For fees you have to consider whether the expense can be capitalized or expensed on a return – if a fee is properly expensed (e.g., a five year casualty insurance for an operating PV system) then it is not properly included for ITC calculations. That would mean that a commission might be included as an acquisition cost and therefore capitalized in the asset’s basis.

One way that fees, commissions, a “reasonable” profit margin, etc. are swept into eligible basis is through the sale of a project to a third party prior to COD. The new owner’s basis in the project for depreciation and ITC calculations is that portion of the purchase price not allocated to inelligible assets, such as land acquisition.

Student 2: Kevin & Chris, please correct me if I’m wrong:

As I understand it, this is one of the primary motivations for using the inverted lease structure rather than the “simpler” partnership flip: the ITC is passed through to the lessee, but since the lessee (in theory) doesn’t have visibility into the cost breakdown of a project, they can take the ITC on the entire project cost (except ineligible assets such as land). Meanwhile in the partnership flip, the cost breakdown is known to both partners and thus some cost items may be ineligible for ITC.

Chris Lord:  Close, Student 2, but a little more complicated than that. In all structures, the sale of the project – whether in a Partnership Flip to the partners, a sale-leaseback to the lessor, or an inverted lease to the lessor – sets the tax basis at the sale price (even where the buyer is related to the seller), provided, however, that the sale price represents the equivalent of a “fair market value arrived at through arms-length negotiations between an unrelated buyer and seller”.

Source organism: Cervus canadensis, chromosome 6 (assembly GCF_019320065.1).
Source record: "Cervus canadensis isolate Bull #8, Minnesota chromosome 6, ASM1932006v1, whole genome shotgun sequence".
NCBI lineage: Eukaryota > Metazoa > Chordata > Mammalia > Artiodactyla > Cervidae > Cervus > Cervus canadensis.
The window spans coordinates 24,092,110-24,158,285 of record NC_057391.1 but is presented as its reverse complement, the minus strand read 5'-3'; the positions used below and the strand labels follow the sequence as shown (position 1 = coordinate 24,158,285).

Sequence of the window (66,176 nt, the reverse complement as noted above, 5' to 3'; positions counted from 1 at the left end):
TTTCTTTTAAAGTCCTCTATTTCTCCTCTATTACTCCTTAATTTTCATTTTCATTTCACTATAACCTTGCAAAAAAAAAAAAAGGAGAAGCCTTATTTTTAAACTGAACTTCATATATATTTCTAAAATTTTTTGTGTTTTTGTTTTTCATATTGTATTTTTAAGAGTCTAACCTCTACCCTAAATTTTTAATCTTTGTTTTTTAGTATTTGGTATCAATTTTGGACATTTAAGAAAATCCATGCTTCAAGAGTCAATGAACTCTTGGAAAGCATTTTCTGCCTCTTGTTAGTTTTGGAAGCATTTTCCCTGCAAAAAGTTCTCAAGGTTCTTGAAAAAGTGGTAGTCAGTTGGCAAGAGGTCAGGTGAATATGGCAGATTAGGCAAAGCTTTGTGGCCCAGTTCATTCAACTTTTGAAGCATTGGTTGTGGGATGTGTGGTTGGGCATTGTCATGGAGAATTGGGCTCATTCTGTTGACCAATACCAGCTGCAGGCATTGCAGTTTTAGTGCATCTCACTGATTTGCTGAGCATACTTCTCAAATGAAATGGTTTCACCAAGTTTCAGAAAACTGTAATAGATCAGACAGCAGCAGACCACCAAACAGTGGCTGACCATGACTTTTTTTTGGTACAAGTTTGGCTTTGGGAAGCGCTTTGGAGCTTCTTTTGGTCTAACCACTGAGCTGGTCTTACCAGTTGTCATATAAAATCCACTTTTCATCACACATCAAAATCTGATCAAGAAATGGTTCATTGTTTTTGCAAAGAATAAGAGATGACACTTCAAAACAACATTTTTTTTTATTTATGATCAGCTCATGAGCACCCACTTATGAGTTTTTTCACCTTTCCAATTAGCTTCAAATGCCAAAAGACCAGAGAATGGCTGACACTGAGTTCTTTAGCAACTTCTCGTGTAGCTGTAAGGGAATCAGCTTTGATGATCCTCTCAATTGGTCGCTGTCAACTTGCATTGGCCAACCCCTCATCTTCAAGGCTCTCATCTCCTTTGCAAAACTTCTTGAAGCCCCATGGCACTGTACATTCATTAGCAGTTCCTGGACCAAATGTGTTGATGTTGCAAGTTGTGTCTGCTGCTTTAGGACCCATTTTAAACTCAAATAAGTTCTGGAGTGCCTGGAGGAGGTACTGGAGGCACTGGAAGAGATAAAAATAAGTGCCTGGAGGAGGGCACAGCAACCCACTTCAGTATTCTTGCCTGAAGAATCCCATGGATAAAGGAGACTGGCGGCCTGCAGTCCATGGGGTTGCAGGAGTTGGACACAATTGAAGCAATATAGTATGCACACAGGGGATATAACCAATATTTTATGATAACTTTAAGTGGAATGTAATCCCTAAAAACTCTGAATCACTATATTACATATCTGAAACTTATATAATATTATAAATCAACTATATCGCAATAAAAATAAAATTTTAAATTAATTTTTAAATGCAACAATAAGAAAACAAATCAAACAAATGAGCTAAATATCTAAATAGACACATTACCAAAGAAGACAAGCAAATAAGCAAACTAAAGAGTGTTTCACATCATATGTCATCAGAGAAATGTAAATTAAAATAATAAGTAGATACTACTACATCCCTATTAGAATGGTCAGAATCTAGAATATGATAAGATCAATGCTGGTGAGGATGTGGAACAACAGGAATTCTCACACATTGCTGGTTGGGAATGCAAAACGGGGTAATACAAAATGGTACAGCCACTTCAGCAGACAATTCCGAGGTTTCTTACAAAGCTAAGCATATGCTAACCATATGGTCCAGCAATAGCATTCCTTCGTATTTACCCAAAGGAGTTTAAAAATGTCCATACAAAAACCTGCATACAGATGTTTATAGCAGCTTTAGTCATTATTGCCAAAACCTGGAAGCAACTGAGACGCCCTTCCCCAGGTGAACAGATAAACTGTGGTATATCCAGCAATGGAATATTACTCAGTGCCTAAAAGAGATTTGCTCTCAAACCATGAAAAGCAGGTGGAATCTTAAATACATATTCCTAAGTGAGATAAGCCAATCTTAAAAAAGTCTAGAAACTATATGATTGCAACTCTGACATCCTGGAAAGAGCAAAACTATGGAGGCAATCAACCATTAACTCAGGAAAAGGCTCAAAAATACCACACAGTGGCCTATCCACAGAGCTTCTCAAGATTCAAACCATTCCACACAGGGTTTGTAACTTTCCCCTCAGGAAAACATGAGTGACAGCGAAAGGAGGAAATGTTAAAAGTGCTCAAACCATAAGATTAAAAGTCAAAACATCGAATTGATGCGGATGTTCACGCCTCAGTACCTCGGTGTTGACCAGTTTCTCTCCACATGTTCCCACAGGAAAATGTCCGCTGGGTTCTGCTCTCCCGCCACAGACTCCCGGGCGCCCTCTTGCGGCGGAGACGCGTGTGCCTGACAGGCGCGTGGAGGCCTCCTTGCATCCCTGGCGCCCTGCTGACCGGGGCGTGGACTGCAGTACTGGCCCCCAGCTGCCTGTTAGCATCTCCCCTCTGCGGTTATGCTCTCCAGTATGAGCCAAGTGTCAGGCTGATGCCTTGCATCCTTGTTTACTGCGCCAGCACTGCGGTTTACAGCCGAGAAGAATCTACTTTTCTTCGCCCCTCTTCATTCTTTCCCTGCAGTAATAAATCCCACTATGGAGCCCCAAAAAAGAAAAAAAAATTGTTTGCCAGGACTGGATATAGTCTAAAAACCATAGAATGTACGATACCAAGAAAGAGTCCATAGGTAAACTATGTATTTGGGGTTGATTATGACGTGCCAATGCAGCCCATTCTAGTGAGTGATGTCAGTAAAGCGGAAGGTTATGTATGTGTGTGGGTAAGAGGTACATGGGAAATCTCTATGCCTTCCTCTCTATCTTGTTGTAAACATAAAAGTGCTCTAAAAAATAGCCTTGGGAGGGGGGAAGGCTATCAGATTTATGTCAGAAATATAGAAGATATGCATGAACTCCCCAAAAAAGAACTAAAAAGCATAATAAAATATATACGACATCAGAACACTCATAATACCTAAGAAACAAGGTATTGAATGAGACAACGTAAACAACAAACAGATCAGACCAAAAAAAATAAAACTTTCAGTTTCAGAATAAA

Assuming that is the case, the buyer and seller must allocate the sale price across the various assets to determine each asset’s basis. Some of the assets will be ineligible for the ITC. For example, that portion of the sale price reasonably assigned to the value of land (assuming title to the land passed to the buyer) would not be eligible for depreciation or the ITC. Similarly interconnection costs are also often not eligible for the ITC. The parties have a little leeway on how to allocate the purchase price, but it must always represent a reasonable approximation of the fair market value for that asset.

So in our modeling, if we know or can approximate some of the ineligible costs – e.g., land acquisition costs, interconnection, roof upgrades not directly tied to production of power, etc… – we should exclude them from the depreciation calculations and the ITC/Cash Grant calculations.

Both Chris Lord and Keith Cronin have extensive expertise at the highest levels of solar business and are committed to being hands-on leaders for students as they work through the Solar Executive MBA.